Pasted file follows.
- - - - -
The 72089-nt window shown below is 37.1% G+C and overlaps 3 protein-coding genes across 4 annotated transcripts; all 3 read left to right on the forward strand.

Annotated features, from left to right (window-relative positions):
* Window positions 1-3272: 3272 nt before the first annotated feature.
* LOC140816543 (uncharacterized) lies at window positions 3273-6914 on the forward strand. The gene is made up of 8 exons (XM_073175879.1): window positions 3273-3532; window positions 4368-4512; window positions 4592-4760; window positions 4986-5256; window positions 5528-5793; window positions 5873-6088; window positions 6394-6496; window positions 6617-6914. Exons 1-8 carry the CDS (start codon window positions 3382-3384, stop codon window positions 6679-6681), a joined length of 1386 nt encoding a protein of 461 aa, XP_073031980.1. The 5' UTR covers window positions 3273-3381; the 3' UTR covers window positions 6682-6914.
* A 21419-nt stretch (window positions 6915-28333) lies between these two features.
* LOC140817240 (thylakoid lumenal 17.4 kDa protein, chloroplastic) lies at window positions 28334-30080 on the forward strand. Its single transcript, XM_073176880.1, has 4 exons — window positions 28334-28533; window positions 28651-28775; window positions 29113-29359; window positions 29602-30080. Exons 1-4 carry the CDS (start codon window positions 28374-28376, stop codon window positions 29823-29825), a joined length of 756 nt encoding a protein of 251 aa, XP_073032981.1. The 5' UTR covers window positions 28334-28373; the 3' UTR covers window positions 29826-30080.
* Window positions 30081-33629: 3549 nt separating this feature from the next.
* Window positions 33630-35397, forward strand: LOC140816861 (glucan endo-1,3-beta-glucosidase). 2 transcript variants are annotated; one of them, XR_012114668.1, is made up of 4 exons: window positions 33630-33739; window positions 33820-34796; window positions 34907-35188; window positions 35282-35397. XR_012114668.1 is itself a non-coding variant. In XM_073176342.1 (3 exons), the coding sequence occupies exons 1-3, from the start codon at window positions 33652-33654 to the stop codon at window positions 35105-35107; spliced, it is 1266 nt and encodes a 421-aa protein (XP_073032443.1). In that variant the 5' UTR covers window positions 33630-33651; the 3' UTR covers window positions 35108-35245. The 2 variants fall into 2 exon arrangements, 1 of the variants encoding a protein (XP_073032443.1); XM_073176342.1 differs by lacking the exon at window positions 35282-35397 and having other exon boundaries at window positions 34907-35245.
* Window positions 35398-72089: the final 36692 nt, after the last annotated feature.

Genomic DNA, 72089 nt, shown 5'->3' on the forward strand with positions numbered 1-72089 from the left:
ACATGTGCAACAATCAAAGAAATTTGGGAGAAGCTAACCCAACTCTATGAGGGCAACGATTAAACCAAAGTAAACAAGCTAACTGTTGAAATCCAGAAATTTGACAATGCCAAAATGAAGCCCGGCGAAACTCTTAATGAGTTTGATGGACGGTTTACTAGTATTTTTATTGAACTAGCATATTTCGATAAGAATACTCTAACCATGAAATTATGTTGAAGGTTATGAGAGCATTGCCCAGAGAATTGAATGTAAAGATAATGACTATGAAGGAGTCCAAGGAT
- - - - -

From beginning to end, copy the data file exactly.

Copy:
The 72089-nt window shown below is 37.1% G+C and overlaps 3 protein-coding genes across 4 annotated transcripts; all 3 read left to right on the forward strand.

Annotated features, from left to right (window-relative positions):
* Window positions 1-3272: 3272 nt before the first annotated feature.
* LOC140816543 (uncharacterized) lies at window positions 3273-6914 on the forward strand. The gene is made up of 8 exons (XM_073175879.1): window positions 3273-3532; window positions 4368-4512; window positions 4592-4760; window positions 4986-5256; window positions 5528-5793; window positions 5873-6088; window positions 6394-6496; window positions 6617-6914. Exons 1-8 carry the CDS (start codon window positions 3382-3384, stop codon window positions 6679-6681), a joined length of 1386 nt encoding a protein of 461 aa, XP_073031980.1. The 5' UTR covers window positions 3273-3381; the 3' UTR covers window positions 6682-6914.
* A 21419-nt stretch (window positions 6915-28333) lies between these two features.
* LOC140817240 (thylakoid lumenal 17.4 kDa protein, chloroplastic) lies at window positions 28334-30080 on the forward strand. Its single transcript, XM_073176880.1, has 4 exons — window positions 28334-28533; window positions 28651-28775; window positions 29113-29359; window positions 29602-30080. Exons 1-4 carry the CDS (start codon window positions 28374-28376, stop codon window positions 29823-29825), a joined length of 756 nt encoding a protein of 251 aa, XP_073032981.1. The 5' UTR covers window positions 28334-28373; the 3' UTR covers window positions 29826-30080.
* Window positions 30081-33629: 3549 nt separating this feature from the next.
* Window positions 33630-35397, forward strand: LOC140816861 (glucan endo-1,3-beta-glucosidase). 2 transcript variants are annotated; one of them, XR_012114668.1, is made up of 4 exons: window positions 33630-33739; window positions 33820-34796; window positions 34907-35188; window positions 35282-35397. XR_012114668.1 is itself a non-coding variant. In XM_073176342.1 (3 exons), the coding sequence occupies exons 1-3, from the start codon at window positions 33652-33654 to the stop codon at window positions 35105-35107; spliced, it is 1266 nt and encodes a 421-aa protein (XP_073032443.1). In that variant the 5' UTR covers window positions 33630-33651; the 3' UTR covers window positions 35108-35245. The 2 variants fall into 2 exon arrangements, 1 of the variants encoding a protein (XP_073032443.1); XM_073176342.1 differs by lacking the exon at window positions 35282-35397 and having other exon boundaries at window positions 34907-35245.
* Window positions 35398-72089: the final 36692 nt, after the last annotated feature.

Genomic DNA, 72089 nt, shown 5'->3' on the forward strand with positions numbered 1-72089 from the left:
ACATGTGCAACAATCAAAGAAATTTGGGAGAAGCTAACCCAACTCTATGAGGGCAACGATTAAACCAAAGTAAACAAGCTAACTGTTGAAATCCAGAAATTTGACAATGCCAAAATGAAGCCCGGCGAAACTCTTAATGAGTTTGATGGACGGTTTACTAGTATTTTTATTGAACTAGCATATTTCGATAAGAATACTCTAACCATGAAATTATGTTGAAGGTTATGAGAGCATTGCCCAGAGAATTGAATGTAAAGATAATGACTATGAAGGAGTCCAAGGAT